Issue 24: Music & Contemporary Culture
"The modern musical culture is one that surrenders subjugation to the listener
instead of rewarding creation of something beautiful."
Anonymous, Milton Academy
Jan 31, 2019
Through the eighteenth and early nineteenth centuries, music was a luxury. Musicians played in the courts of kings, concerts for the wealthy, and not much else. You sat, the musicians played a selection of artists and works of their choosing, and when it was over, you applauded. The end of the nineteenth century brought the invention of the wax cylinder and the phonograph, revolutionaries in the technology of music. Suddenly people (though still only the fairly wealthy) could listen to music in their own homes. But still, each cylinder only held a few songs curated by the artist, and the artifact itself broke down after about 100 uses. Wax discs, their replacement, were barely improvements-they still had most of the same limitations. Vinyl brought a massive revolution in that each record could hold considerably more music and broke down much slower, but the same constant applied. Each album was curated by the artist, skipping tracks was nearly impossible, and to actually play records, you needed a full stereo system with a good enough turntable that you wouldn't destroy your records after a few uses. Records were a physical form, each one cost roughly the equivalent of 25 modern USD, and they were hefty. But then, fortunately, came walkman, tape decks, boomboxes, and other mag-tape reading players. Rewind came into existence, and people started to make mix-tapes. These were the first real break from a musical standard that had existed for centuries before. They were the departure from artist-curated music and the level of experiential control artists possessed before.
Now, in the age of Apple Music and Spotify, listeners have taken control of the musical experience. Artists no longer have the constraint of creating a great album; all they need to do is create a hit single. As a result, music and its greater culture suffer. We have caused music to confine itself to 3-minute soundbites when it used to live on 45-minute albums. Thereby, we have forced artists to confine themselves as well. The modern musical culture is one that surrenders subjugation to the listener instead of rewarding creation of something beautiful--that is a reflection of our generation’s interaction with art on the whole. We don't want to experience art that challenges our perception of reality and our truths--we want art that is easily digestible. To illustrate this, I have selected three albums which demonstrate different aspects of the phenomenon: Berlin by Lou Reed, Divide by Ed Sheeran, and Reputation by Taylor Swift.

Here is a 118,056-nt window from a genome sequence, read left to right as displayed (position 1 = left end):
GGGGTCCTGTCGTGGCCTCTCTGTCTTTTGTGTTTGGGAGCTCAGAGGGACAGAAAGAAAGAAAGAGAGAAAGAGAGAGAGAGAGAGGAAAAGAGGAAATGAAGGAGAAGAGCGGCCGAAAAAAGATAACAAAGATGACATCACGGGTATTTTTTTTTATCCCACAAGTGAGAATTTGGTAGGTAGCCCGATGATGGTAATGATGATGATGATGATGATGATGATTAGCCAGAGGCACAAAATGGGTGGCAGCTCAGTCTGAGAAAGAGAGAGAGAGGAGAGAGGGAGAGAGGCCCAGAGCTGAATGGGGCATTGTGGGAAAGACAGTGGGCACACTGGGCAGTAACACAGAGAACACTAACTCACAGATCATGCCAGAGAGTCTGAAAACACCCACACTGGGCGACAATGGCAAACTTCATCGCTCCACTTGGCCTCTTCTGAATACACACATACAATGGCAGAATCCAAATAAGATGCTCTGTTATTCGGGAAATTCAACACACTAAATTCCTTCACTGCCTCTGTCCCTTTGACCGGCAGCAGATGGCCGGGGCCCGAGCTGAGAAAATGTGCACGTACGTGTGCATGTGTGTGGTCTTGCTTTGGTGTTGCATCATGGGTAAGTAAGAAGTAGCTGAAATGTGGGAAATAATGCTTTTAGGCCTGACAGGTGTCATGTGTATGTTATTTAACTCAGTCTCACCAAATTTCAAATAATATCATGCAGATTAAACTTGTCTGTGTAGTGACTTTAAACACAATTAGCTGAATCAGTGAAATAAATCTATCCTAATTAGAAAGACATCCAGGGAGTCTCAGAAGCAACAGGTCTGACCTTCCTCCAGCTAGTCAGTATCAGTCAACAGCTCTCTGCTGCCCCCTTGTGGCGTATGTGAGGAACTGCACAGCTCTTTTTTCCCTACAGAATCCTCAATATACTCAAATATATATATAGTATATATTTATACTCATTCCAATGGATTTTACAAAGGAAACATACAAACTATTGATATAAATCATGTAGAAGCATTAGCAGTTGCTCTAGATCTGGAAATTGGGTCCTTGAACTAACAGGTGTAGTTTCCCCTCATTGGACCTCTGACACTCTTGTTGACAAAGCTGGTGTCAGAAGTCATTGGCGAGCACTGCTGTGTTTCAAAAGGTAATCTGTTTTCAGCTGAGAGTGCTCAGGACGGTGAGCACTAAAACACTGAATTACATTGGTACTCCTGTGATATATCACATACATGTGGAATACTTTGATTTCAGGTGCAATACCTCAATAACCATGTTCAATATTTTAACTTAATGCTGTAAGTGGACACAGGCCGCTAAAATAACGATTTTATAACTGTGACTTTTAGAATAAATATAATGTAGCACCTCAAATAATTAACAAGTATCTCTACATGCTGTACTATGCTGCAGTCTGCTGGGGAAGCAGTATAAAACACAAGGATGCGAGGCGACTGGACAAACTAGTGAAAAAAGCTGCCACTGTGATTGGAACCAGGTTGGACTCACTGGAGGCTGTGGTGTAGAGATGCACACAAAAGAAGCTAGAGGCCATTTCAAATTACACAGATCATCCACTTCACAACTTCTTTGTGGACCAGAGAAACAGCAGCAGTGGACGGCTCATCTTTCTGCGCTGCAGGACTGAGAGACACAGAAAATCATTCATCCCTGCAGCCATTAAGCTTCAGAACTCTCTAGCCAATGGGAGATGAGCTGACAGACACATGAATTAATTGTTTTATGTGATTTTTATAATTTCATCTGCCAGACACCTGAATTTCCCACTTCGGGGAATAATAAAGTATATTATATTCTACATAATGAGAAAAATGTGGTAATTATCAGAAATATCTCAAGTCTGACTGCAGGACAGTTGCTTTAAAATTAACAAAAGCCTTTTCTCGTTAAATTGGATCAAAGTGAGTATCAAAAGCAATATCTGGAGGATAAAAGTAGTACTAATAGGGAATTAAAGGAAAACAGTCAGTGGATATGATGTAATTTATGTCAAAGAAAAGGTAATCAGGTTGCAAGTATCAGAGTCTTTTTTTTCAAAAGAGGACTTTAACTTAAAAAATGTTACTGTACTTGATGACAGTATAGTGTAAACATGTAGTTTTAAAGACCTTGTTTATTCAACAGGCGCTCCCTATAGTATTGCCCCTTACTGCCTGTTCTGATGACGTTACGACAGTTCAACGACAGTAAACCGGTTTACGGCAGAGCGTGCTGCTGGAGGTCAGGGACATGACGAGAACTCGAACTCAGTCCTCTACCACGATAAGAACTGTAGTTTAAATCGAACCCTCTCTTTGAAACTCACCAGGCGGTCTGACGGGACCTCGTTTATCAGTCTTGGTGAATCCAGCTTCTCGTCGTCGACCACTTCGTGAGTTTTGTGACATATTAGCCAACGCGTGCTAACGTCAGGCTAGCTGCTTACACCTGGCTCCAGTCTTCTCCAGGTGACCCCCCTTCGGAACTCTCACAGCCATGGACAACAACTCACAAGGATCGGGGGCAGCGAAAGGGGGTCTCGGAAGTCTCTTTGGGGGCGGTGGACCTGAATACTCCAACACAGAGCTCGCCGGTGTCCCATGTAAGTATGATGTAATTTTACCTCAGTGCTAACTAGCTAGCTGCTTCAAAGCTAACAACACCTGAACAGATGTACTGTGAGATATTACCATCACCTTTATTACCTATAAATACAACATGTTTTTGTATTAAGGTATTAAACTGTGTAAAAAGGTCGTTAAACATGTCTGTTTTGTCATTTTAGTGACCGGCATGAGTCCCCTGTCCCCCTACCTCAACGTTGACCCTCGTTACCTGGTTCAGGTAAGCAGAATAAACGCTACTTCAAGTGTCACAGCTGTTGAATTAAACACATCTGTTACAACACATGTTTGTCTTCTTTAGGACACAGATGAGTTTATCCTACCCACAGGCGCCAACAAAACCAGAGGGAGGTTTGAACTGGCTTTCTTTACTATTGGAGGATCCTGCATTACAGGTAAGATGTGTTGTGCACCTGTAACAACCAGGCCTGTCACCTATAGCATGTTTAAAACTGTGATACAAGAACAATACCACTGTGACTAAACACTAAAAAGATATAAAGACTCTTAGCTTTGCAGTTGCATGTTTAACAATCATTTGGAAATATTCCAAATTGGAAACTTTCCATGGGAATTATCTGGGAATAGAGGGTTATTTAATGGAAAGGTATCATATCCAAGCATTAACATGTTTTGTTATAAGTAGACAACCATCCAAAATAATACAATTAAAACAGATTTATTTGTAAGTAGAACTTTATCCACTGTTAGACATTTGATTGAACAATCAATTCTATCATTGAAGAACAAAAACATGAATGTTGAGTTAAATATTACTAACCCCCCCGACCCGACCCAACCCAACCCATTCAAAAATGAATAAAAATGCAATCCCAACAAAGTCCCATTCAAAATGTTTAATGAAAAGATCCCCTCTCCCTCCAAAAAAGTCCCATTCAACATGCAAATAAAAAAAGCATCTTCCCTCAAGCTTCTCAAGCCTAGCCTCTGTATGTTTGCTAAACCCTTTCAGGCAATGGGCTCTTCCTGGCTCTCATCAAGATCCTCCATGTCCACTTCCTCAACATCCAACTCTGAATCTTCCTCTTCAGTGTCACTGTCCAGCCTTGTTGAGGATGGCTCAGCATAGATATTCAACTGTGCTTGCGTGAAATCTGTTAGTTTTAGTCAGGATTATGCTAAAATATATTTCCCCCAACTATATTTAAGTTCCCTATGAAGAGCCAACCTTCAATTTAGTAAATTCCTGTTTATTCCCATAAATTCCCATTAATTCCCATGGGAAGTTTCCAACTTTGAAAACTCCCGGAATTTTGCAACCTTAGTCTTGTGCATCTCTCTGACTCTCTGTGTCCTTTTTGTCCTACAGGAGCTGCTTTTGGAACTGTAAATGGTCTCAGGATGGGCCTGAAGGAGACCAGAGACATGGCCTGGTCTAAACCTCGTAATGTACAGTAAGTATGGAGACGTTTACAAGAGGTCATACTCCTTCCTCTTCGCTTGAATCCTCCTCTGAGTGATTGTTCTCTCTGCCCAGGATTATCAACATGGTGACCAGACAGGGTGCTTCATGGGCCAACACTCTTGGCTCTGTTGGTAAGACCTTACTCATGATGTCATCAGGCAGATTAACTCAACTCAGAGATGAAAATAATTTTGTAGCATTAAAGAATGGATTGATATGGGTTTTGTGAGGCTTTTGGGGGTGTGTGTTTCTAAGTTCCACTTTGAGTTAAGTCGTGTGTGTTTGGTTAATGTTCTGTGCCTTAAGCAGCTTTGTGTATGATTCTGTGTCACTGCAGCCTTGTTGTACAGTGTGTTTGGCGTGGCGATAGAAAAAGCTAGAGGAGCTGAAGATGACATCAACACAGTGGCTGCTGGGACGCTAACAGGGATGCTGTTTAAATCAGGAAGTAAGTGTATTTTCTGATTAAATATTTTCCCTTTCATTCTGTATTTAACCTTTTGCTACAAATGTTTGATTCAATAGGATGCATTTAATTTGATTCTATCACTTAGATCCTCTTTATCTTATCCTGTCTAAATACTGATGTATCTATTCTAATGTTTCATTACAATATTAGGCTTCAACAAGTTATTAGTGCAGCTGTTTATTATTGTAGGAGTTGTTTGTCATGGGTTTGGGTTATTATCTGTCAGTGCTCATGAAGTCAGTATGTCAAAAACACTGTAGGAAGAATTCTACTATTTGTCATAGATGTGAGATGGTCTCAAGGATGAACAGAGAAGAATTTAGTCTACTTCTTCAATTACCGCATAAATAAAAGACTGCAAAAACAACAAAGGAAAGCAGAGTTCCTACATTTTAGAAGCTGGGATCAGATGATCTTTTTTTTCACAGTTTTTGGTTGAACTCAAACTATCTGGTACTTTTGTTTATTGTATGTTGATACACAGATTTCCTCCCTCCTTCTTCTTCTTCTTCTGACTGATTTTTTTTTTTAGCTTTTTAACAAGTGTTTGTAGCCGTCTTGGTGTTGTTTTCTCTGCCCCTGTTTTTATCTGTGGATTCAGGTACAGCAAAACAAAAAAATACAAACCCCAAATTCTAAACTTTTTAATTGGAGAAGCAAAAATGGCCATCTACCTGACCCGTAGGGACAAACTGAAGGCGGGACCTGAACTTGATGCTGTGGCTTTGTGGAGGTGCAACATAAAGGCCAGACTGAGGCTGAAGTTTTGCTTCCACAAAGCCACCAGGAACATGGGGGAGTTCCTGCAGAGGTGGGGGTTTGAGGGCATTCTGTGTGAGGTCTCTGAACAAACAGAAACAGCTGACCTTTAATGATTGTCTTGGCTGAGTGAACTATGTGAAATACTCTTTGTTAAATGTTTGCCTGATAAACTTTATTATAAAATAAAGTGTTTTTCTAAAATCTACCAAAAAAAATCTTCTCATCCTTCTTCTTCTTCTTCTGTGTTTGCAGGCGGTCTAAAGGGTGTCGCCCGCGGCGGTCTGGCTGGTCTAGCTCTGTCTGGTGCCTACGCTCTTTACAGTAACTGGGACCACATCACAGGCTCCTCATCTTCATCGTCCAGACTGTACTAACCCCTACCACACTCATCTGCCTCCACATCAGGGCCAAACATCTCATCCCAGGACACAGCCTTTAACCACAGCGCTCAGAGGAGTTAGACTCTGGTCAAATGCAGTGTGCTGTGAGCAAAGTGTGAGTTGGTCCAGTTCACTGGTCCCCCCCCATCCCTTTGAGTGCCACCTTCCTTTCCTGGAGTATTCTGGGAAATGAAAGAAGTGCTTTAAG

Berlin is one of the most bizarre albums ever recorded in mainstream music. One of the tracks even goes so far as to feature the sounds of a baby screaming over lyrics about the murder of a child (seriously, go listen to it), but everything about the record is unique. Lou Reed recorded Berlin as his second studio album. It was not received well whatsoever, almost nobody bought it because it was so different from anything they had ever heard. But it was uniquely his, and that was what mattered. Reed went on to have one of the most influential careers in the music industry and is respected even nowadays for his solo work as the lead singer of The Velvet Underground and for his absurd way of living life.
Divide is Ed Sheeran’s most recent studio album and a global favorite. It may seem easy to write the record off as pop music, but when you listen to Sheeran talk about the album, his care for the music is evident. Divide is incidentally successful in that it wasn't designed to be a crowd pleaser like much of his music--Sheeran just had a love for his work, and it yielded something fantastic. As a measure of this, the songs on the album are, while good on their own, immeasurably better when listened to in the album’s sequence. Divide is clearly intended to be one piece of art and not sixteen individual pop bites.
Reputation is Taylor Swift’s most recent studio album, and don't get me wrong, I love listening to it, but it's not the same kind of art that the world used to enable artists to produce. Each track is tangentially connected to the next, but the connection falls away with any particular analysis. The songs are very upfront about their subject being the artist’s own pettiness, often overproduced and petty in their own right. Reputation is an example of a class of music which seems to dominate the artistic landscape of the day: tracks that can be easily thrown into playlists and don't require effort to love or hate.
Music has always been a part of the human experience, however, in our modern culture, we have reduced it to a quick conversation piece. For the sake of the artists, and for the sake of ourselves, we as a society should dedicate ourselves to embracing music as more than easy entertainment, but as art--the loss of music as an influential artform would be an awful one.